Bells, blooms – and the Olympic Torch

Sunday 8th July, 2012

Even though the rain was beating hard what better could a boatless boatwif want on a summer Sunday morning than to stand looking at a fine river while church bells ring out joyfully?  In front of Bedford‘s Swan Hotel union flags were being distributed for waving purposes and spectators of all shapes, sizes and generations were gathering five and six deep on the pavements.  Below Bedford‘s Town Bridge rowers of skiffs and teams of rowing fours demonstrated their prowess; swans too were on the water, gliding expectantly towards the Swan Hotel bank – with so many humans about surely bread rations would be generous? There was the sound of PA systems, one from the Rowing Club, another from the Salvation Army pitch on the opposite side of the bridge. The crowds swelled, umbrellas swayed, laughter and eager anticipation were in the air.

When would Something happen? Crash barriers prevented High Street traffic from crossing Town Bridge and still the rain rained and the crowds multiplied. Local Friend and Boatwif had selected a good viewpoint for the Event; from their bridge vantage point they could see right down the Embankment (Bedford’s “Jewel in the Crown”), their eyes could sweep across the river, could view up the traffic-clogged High Street and survey behind them the Town Bridge crowds. Two police motor-cyclists swept along the Embankment, turned the corner onto the Bridge and carried on. Excitement was palpable. Yellow-coated stewards were busy controlling the crowds. Next, a few minutes later, swept past a low-slung strange vehicle, its red metal bodywork emblazoned with Coca Cola brandings, emitting garbled announcements. Would this eccentric thing on wheels one day be parked in a Motor Museum for Heritage Vehicles…  A long pause. To the right a man twiddled with an i-phone. “You saw it at Goldington Green?” he muttered into it. “Uh-huh… we’re on Town Bridge, it’s really busy here.” Brave souls clambered to perch high on the riverside balustrades, eager to get optimum photo shots. Two police cars swept the roadway clear…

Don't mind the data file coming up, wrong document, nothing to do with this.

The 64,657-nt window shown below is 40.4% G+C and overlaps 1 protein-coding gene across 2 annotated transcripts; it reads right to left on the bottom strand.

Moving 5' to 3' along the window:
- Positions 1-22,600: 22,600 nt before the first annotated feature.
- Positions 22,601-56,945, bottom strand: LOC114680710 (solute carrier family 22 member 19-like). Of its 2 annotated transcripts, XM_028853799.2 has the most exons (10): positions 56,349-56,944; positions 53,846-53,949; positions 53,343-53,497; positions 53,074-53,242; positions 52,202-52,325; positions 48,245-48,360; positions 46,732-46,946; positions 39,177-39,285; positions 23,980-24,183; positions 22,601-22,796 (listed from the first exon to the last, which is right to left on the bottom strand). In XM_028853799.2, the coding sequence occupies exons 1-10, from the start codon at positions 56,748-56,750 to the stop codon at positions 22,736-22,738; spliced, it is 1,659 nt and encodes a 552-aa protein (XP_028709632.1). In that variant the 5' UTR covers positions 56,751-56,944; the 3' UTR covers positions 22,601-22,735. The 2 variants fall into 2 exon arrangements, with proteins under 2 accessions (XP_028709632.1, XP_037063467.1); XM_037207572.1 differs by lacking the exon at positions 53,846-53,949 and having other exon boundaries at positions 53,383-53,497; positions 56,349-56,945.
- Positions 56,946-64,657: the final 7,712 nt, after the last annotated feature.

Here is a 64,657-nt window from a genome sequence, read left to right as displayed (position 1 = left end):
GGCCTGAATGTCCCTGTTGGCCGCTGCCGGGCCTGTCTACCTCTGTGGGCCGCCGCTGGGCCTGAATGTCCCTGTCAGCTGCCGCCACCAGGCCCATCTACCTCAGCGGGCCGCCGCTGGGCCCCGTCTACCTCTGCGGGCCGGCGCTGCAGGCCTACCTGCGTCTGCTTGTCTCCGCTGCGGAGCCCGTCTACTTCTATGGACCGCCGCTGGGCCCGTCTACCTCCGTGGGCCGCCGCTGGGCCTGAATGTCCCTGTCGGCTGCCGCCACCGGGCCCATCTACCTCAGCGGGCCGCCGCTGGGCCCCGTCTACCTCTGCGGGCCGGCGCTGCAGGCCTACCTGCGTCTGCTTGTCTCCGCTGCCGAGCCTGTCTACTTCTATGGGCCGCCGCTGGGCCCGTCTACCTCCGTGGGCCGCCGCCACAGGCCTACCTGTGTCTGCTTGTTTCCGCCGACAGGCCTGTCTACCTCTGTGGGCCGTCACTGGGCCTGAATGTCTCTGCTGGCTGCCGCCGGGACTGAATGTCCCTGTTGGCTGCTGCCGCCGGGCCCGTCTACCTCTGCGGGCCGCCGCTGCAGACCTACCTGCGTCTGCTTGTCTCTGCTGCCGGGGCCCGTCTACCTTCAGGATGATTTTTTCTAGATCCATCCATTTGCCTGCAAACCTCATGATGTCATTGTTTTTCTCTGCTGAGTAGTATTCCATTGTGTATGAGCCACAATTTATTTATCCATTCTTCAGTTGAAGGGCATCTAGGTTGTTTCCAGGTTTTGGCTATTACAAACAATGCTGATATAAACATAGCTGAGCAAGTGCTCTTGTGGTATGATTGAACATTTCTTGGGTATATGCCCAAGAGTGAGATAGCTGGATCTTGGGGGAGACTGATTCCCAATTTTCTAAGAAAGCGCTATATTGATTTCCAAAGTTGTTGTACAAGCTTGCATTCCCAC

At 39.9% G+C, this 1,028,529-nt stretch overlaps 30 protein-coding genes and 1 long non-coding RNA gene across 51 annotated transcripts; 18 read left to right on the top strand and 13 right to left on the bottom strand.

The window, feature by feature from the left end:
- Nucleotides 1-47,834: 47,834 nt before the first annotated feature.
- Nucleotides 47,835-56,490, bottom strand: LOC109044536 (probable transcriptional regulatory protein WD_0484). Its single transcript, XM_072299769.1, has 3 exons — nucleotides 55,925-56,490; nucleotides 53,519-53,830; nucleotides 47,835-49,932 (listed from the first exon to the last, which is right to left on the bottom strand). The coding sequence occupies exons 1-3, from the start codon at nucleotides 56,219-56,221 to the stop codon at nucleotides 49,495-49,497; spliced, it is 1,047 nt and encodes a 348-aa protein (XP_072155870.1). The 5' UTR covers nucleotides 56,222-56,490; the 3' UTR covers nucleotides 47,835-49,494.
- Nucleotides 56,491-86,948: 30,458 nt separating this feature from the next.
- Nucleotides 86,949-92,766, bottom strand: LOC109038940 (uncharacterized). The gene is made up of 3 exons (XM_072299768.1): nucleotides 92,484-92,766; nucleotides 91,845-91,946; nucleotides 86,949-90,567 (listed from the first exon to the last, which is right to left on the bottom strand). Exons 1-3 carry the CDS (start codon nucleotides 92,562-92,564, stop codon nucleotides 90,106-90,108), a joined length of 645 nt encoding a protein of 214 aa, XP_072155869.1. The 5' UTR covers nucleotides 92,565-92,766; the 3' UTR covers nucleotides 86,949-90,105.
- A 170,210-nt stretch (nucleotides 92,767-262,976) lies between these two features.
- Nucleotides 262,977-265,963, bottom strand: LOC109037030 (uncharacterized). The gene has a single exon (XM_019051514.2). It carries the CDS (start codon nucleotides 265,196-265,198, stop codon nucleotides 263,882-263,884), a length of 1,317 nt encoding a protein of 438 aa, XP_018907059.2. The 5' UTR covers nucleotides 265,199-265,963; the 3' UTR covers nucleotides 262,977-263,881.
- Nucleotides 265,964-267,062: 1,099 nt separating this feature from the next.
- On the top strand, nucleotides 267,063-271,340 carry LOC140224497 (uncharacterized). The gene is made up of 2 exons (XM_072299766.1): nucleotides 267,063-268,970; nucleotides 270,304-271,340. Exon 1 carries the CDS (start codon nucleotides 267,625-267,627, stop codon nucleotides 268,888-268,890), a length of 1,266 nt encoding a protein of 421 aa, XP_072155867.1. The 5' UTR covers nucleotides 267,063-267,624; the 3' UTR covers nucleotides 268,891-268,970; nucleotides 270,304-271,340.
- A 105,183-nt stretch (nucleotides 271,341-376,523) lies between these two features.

Amidst the hubbub came a new noise, a siren. Down the High Street, blue lights flashing, raced an ambulance. A gasp!  The crash barriers were edged apart; through the crowds it pushed. It paused, stewards and police swarmed around. Then onward – forward it pushed, right towards the oncoming Torch procession. Activity surrounded the ambulance. Watched from bridge, from pavement, from balconies, from rooftops its driver eased the vehicle backwards, backwards through the crowds. Pressing onwards towards it now came the Action: the bus carrying the relay runners still to carry the Torch, then a huge red Coca Cola band on wheels, next the blue Samsung truck, cheerleaders on its roof, now the Lloyds TSB truck, from which a microphoned voice instructed: “Cheer your runner, her name is Ann, her name is Ann.”

Just on the bridge, just feet away, the next relay runner had been deposited. A cyclist chaperone protected her as the crowds pushed to glimpse an iconic Olympic torch. More blue lights, then slowly, oh so slowly, the yellow flame approached – low down, clamped to a wheelchair, its rider doing wheelie tricks (to impress, and /or in jubilation). Next, obscured from view by the crowds, came The Kiss, the flame passed from torch bearer to torch bearer. Cameras clicked and whirred. Voices called and cheered. A roar, the new torch lit and off it moved, Ann its proud bearer. The trucks rumbled on, back platform camera crew firmly focused on runner and spectators.

http://www.bbc.co.uk/torchrelay/day51

Olympia – Land’s End – the West Country – Wales – Isle of Man – Ireland – Scotland – a criss-cross of England – and now through Bedford. What razzmatazz surrounds this simple symbol – and yet the joy it brought, a unifying experience.  Across the nations millions have breathed: I saw it, I was there! And for Boatwif too, a thrill: she saw it, she was there.

Gently the crowds began to disperse: why hurry now when the rain had stopped? Down to the riverside Boatwif and Local Friend ambled, crossing the teeming weir, seeing the canoe slalom, watching a narrow boat descend the lock, noting the rain soaked deckchairs set before the bandstand, witnessing dedicated rowers competing down the straight, gaining first glimpse of the just installed Archimedes’ screws, Bedford’s own water-powered energy…  On went their amble, past regatta-readied rowing shells and drifting dragon boats, across the river at Butterfly Bridge to enjoy the Embankment’s fine floral displays.

ER 1952 – 2012, laid out in recognition of the Queen’s Diamond Jubilee Year.

2012Britain‘s Olympic Year – and the Olympic flame passed here just an hour before.  Have hearts been touched? Were spirits lifted?  Can a single, simple flame provoke lasting inspiration…?  Will it…?

 

 

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